We also recommend that clients resist the temptation to test name candidates with employees—while inclusion is a noble goal, this step gives employees a voice in the decision, rather than treating them as an audience we want to inspire with our ultimate reveal.  

2. The name you want is probably taken, but there’s a better name out there that isn’t. 

This one is a tough pill to swallow. But with most M&A deals being highly global, getting a name to clear across many trademark classes and geographies requires deep, divergent thinking. Yes, ‘Mosaic’ is taken. No, you cannot have the name ‘Fountain’. ‘Iris’ does indeed tell an intuitive metaphorical story, but four other organizations already beat you to it!  

While we wish it was easy enough to just call the U.S. Patent and Trademark Office and ask for an exception, unfortunately, it’s not. But by exhausting creative exploration, you can uncover an adjacent or new idea that tells an even richer story. Sometimes that means you’ll get lucky with a simple, metaphorical real word that isn’t yet taken. Sometimes it’s about coining a gettable, “sticky” new word, and sometimes it takes getting comfortable with an idea that is more abstract—and more ownable. With an estimated 213 million companies in the world, naming isn’t just a creative game. It’s also a numbers game. And arriving at an answer that is inspired, strategic and viable requires diligence, objectivity and a willingness to push past your comfort zone. 

3. Every name has varying degrees of legal risk—but not every risk is a deal breaker.  

To add on to point #2, almost any name you consider will have some degree of risk associated. No name is ever given an ‘all clear,’ so getting legal involved early on can help you understand what degree of risk your organization is willing to take on, which will then influence the types of names explored. What’s more, different legal teams may employ different legal strategies to pursue or secure a name, from acquiring a mark to petitioning for co-usage with another party.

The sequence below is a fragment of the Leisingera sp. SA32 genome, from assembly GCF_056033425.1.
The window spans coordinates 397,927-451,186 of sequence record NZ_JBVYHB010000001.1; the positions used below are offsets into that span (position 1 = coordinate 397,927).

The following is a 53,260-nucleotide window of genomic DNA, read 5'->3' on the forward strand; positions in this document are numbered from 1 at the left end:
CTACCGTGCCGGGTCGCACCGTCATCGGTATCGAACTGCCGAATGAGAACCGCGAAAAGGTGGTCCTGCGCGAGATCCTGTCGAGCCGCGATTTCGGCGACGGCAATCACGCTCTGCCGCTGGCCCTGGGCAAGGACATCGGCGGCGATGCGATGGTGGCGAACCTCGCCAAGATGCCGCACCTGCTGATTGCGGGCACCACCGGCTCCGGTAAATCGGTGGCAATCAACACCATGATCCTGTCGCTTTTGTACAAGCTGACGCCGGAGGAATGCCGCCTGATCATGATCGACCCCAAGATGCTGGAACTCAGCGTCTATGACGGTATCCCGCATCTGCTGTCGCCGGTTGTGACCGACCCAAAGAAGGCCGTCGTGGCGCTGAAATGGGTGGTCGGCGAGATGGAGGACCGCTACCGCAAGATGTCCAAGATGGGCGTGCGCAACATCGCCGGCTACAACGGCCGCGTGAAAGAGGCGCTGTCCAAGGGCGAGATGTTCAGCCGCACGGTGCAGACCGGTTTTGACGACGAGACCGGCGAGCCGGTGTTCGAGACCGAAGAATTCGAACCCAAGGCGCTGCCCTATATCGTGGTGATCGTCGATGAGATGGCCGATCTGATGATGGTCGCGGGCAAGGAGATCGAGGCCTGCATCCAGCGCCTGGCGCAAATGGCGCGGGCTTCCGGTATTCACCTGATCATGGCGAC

When Google launched Alphabet, even an enterprise of their size and influence couldn’t clear the pure URL of alphabet.com or secure the pure ‘alphabet’ social handles, which were currently being used by other organizations with the same name, including a division of BMW. But Google believed Alphabet was the name that best represented the story they wanted to tell, so they went to market understanding there were legal risks associated with that name and launched with another URL—the very clever www.abc.xyz. All to say, legal baggage associated with your favorite names can be investigated and often worked around, as long as you have legal embedded in your process from the very beginning. 

4. Fast-paced M&A deadlines can work in favor of a successful naming outcome.  

With all the critical decision points and process gates leading to deal closings and ultimately a new brand launch, getting a name identified, cleared, designed and launched can feel like a daunting process. At Prophet, we believe sticking to an objective process and adhering to a thoughtful naming brief as the source of truth enables teams to use time pressure in a way that works in their favor. Having less time can actually be the forcing function teams need to evaluate ideas objectively, leave emotion and biases at the door and make quick, but meaningful decisions. When there is no time to second guess or decide by consensus, teams often trust their guts and arrive at impactful answers. 

5. And finally, remember that a name is a powerful asset—but not the only asset. 

Although we always say your name is your most visible asset, it is not your only asset. This is especially important in M&A environments, where there are multiple parties coming together under a shared value proposition that is oftentimes broader and more aspirational than their previous strategies or stories. While the name can certainly signal part of this new experience, it cannot tell the complete story on its own. We help clients see their name in the context of other strategic levers, like the promise they make to their customers, their visual language, or the experiences they aim to create.  


FINAL THOUGHTS

Naming in M&A environments poses its own challenges but launching a new brand at this scale and on the global stage—and doing so with a name you feel confident in and inspired by—is a deeply rewarding experience.  

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Enabling Effective Collaboration in SEA: The Way Forward 

Our research shows companies in SEA value collaboration but lag in execution. Learn how to close the gap.